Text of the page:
# Methods for calculating the orbital speed of a star in a binary system

As I understand it, to calculate the speed of rotation of a star in a binary system that is receeding, that is in the same plane as us (inclined at 0 degrees) the method is use the Doppler formula: Δλ/λ=v/c

In the diagram below A and B are stars. If we wanted to calculate star A's orbital speed, Δλ would be the difference in a spectral line's wavelength at P subtracted from that same spectral line's wavelength at S, this would then be divided by the wavelength of the spectral line at S. Using this we can calculate the orbital speed using the formula above.

However, what I do not understand is why I could not find the orbital speed of star A at point P by:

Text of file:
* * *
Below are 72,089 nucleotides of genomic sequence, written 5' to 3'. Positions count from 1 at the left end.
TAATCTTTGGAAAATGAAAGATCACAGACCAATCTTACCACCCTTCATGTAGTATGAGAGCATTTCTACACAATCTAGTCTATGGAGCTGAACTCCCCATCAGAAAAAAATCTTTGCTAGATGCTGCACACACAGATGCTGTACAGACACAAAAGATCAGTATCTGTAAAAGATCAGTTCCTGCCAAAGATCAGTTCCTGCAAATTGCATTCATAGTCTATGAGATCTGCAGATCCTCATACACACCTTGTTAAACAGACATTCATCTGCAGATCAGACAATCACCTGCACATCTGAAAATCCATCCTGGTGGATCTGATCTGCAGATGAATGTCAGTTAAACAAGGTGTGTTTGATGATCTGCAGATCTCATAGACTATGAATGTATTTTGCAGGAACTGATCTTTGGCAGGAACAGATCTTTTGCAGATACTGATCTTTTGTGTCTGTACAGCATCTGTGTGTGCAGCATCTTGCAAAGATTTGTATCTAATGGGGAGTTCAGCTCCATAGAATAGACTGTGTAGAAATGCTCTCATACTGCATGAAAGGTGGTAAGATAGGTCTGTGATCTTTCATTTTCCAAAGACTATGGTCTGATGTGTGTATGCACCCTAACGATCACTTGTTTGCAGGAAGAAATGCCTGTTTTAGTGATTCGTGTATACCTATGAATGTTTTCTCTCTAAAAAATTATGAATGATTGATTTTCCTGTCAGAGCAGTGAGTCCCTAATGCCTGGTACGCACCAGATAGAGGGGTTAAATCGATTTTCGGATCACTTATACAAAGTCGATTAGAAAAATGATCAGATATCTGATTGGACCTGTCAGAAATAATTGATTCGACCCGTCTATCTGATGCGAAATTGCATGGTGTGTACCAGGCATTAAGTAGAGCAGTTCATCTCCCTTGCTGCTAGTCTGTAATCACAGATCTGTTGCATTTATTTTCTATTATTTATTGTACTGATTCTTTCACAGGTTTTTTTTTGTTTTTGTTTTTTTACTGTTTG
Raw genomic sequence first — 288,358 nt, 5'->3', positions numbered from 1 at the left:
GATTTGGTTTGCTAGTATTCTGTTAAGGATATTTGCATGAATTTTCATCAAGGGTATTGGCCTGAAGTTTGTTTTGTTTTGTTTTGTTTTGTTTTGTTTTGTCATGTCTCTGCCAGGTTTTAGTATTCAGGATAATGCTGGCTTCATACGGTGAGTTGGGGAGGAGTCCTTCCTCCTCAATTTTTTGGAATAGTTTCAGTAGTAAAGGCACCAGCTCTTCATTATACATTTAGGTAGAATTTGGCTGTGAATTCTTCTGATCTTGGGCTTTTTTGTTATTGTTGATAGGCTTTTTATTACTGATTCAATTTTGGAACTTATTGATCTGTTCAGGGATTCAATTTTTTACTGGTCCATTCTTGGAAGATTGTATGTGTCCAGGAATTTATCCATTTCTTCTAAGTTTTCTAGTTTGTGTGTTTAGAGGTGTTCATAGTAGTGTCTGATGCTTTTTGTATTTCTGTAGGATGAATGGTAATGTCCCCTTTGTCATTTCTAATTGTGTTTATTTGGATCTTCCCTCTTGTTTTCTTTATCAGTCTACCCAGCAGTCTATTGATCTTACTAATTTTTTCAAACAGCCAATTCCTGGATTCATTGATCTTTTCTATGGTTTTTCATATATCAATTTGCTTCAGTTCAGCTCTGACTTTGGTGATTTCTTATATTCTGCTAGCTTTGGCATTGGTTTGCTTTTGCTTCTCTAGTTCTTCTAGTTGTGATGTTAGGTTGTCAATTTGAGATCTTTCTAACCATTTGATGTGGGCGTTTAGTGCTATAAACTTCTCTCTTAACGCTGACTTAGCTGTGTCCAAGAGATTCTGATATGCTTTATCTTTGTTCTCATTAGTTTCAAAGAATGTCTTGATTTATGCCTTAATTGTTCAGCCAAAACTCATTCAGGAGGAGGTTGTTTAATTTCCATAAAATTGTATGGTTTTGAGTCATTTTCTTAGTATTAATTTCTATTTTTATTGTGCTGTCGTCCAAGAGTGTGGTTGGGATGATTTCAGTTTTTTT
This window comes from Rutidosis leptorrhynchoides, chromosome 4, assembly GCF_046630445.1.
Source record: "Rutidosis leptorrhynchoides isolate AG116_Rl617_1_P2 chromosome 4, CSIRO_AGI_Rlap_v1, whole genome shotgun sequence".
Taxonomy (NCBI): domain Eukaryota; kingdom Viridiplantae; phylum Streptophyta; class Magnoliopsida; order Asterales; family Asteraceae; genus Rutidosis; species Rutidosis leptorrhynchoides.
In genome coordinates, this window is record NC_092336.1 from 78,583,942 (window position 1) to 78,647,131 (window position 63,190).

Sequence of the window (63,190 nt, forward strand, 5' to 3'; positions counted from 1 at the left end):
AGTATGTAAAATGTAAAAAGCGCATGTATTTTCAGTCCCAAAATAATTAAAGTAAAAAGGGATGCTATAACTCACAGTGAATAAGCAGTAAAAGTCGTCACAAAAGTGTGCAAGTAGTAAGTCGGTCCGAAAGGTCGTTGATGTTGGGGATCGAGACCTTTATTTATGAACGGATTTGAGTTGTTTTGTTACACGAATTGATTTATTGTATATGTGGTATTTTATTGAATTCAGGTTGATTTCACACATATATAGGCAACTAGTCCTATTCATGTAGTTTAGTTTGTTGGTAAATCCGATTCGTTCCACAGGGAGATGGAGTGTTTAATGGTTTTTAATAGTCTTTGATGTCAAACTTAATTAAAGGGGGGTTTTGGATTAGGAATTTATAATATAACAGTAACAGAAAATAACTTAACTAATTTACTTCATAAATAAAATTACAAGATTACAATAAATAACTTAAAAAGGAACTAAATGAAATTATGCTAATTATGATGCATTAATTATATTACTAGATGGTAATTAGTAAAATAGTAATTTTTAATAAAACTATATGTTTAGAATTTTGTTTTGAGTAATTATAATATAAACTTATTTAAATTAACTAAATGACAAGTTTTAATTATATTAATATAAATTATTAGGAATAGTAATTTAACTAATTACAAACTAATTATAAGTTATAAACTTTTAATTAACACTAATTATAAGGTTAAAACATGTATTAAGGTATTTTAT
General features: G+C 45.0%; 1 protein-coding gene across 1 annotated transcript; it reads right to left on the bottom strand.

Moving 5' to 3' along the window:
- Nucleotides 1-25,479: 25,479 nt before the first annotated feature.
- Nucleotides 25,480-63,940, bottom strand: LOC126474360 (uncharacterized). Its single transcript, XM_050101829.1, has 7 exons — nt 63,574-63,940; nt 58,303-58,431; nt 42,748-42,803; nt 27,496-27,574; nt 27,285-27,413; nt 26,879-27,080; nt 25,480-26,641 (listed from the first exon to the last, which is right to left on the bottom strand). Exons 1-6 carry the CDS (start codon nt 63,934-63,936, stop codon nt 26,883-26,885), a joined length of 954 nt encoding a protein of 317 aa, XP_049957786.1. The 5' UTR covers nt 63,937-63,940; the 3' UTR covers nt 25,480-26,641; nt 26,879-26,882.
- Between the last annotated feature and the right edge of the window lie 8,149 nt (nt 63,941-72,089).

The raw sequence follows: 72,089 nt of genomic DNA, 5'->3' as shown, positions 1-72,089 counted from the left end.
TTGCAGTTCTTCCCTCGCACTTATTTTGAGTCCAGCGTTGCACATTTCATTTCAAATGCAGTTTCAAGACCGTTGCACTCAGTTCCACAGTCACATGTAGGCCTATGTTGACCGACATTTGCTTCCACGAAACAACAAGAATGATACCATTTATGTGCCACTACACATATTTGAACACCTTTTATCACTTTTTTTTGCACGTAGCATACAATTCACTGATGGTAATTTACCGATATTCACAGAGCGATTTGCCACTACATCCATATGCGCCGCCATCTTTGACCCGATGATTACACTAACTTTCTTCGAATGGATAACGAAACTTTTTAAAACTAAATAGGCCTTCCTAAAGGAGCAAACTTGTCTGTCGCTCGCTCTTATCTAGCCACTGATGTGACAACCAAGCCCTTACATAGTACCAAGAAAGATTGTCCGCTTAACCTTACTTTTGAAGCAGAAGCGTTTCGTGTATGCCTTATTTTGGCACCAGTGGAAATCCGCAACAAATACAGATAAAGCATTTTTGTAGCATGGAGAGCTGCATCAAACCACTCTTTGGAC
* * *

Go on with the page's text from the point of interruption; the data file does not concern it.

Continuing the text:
where λp = wavelength of spectral line at p, λs = wavelength of same spectral line at s and λ0 = spectral line in the lab frame of reference

To me the first term in the equation gives me the orbital speed + recessional speed, the second term is the recessional speed. Subtracting the two should therefore give me the orbital speed. This is not the case as the maths is not the same as the correct method above but I cannot work out what I am missing. Any help would be much appreciated.

Your first method is incorrect; or at least is only an approximation that assumes $$\lambda_p \simeq \lambda_0$$. In practice that won't be the case because the centre of mass will have some line-of-sight velocity with respect to the observer. The second method takes that into account - as you explain yourself.
$$\frac{v}{c} = \frac{v_p - v_s}{c} = \frac{\lambda_p - \lambda_0}{\lambda_0} - \frac{\lambda_s - \lambda_0}{\lambda_0}\ .$$
Your first method is trying to use $$v$$ as the Doppler shift due to the relative velocity between P and S, which is ok, but is using definitions of the wavelengths as seen by an observer on Earth rather than at P.